Editor’s note: In honor of VM Summit 16, which is all about corporate/ nonprofit collaboration, this series of volunteerism-related blog posts will take one topic and explain how it’s relevant to both groups. Today’s topic? Skills-based volunteering. Check out our other blog, Volunteering is CSR, for the same topic from the perspective of corporate volunteer program managers.
By Sasha Bechtler-Levin
This blog series aims to address aspects of volunteering from both a nonprofit and a corporate side. In trying to write these two posts, I was at first frustrated by how difficult it was to tease apart which pieces of skills-based volunteering I should highlight in which post. That challenge, however, is just a testament to the mutually beneficial nature of skills-based volunteering. Let’s unpack why!
Imagine this: Your neighbor is throwing a dinner party for some visiting family. She posts on your neighborhood bulletin that she needs to borrow some kitchen items, including a large salad bowl, three chairs, and a tablecloth. You like to be neighborly, and you have a large salad bowl, so you bring it over to her, have a quick chat, and wish her good luck with the party. That’s all fine and well–she got what she needed, you feel good for helping her, you’ve worked on your relationship– things are good!
But what if she knew that you make a delightful salad dressing? What if instead of lending her your salad bowl, you stop by to ask if she’d instead like you to prepare your signature salad dressing. She replies that she does need a salad dressing, and was going to buy one from the store (she doesn’t have time to find a good recipe, source the ingredients, and make a large enough batch). She needs a bowl too, but you’re really great at salad dressing, you like making it anyway, and the challenge of scaling up your recipe for a bigger group is an interesting new twist. You know that the dressing will be an important piece of the meal, so you spend more time than you normally would sourcing the freshest ingredients, and measuring, and mixing, and when you bring the dressing over, you’re proud of your product.
In the process, you build a closer connection with your neighbor, maybe she’ll start inviting you to her dinner parties in the future, and maybe you’ll meet some interesting people at those dinner parties. You’ve also learned to understand your recipe on a deeper level, and maybe even improved it in a way you didn’t think was possible before.
If you haven’t already figured it out, this isn’t really about salad dressing. Skills-based volunteering can be the “salad dressing” to your nonprofit’s volunteer program, AKA “dinner party”. While many people have a variety of skills to “bring to the table,” corporate volunteers can be an exceptional resource.
So why do corporate volunteers want to use their skills to volunteer in the first place?
We already know that volunteering can be, and usually is, very fulfilling. That’s sort of a baseline for us volunteers, and here at VolunteerMatch, we’re into going beyond that baseline to look at how to make the best of volunteering. In a city as vibrant as San Francisco, we’re surrounded by experts and innovators–people are doing a lot of things and many of them are very good at doing those things. Potential corporate volunteers dedicate their time and energy to careers that are also fulfilling and meaningful to them. So, using the skills of their craft/trade/profession/passion to help others is like doubling their fulfillment. Why not harness those existing skills to help those who could use that expertise–your nonprofit and its clients?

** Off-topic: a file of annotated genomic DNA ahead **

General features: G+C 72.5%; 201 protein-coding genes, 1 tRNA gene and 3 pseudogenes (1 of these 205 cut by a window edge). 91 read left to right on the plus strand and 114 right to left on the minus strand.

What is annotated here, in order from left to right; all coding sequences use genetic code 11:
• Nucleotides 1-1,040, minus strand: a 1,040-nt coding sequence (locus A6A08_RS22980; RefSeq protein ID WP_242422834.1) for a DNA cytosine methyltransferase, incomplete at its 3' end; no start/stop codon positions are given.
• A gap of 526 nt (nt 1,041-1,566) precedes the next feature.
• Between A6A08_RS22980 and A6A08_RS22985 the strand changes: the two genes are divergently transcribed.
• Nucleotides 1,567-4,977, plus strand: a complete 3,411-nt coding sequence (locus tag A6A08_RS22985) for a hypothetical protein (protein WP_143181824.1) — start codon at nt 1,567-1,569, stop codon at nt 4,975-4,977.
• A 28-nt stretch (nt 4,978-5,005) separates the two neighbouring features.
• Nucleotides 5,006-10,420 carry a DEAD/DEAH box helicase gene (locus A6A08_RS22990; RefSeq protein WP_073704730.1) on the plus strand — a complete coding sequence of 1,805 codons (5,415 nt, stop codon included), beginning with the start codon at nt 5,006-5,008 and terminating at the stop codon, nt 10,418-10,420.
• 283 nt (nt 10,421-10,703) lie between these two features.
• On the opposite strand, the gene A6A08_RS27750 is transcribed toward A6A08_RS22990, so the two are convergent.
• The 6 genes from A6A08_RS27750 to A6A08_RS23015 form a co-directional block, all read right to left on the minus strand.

This is what skills-based volunteering looks like.
Skills-based volunteering can also have more lasting effects–when volunteering feels more like a meaningful extension of your job and less like a once-in-a-blue-moon class field trip, volunteerism becomes a more naturally integrated part of corporate life. When professionals are using their skills to complete a service project, they will likely feel more like they “own” it and less like a visitor lending a hand at something new. This kind of ownership can inspire all kinds of positive change.
Shifting towards a program that accommodates the skills-based volunteering, however, can be tricky. Even the adaptation itself can be beneficial for your organization, however, because it forces you to prioritize your needs and communicate them clearly. In the salad dressing example, the neighbor (you, the nonprofit) didn’t add “salad dressing” to the neighborhood bulletin posting because she didn’t know that anyone specialized in and was happy to provide that. The lesson here is that you must make sure to ask for a salad dressing specialist (ie: website builder, marketing genius, graphic designer extraordinaire) if that is what your dinner party (organization) needs to be a great one.
Shifting towards this kind of program requires you to know what you want, communicate that you want it, and have a conversation with companies that may have the interested and capable volunteers. These kinds of conversations mark the happy place of nonprofit and corporate collaboration that makes our collective spine here at VolunteerMatch tingle.
Author bio: Sasha is a summer volunteer for VolunteerMatch’s marketing team. She is also a rising senior at the University of Southern California, where she’s pursuing her bachelor’s degree in philosophy, politics, and law. When not volunteering, she spends her time trying to quit coffee, teaching herself to shoot film photography, and wandering San Francisco.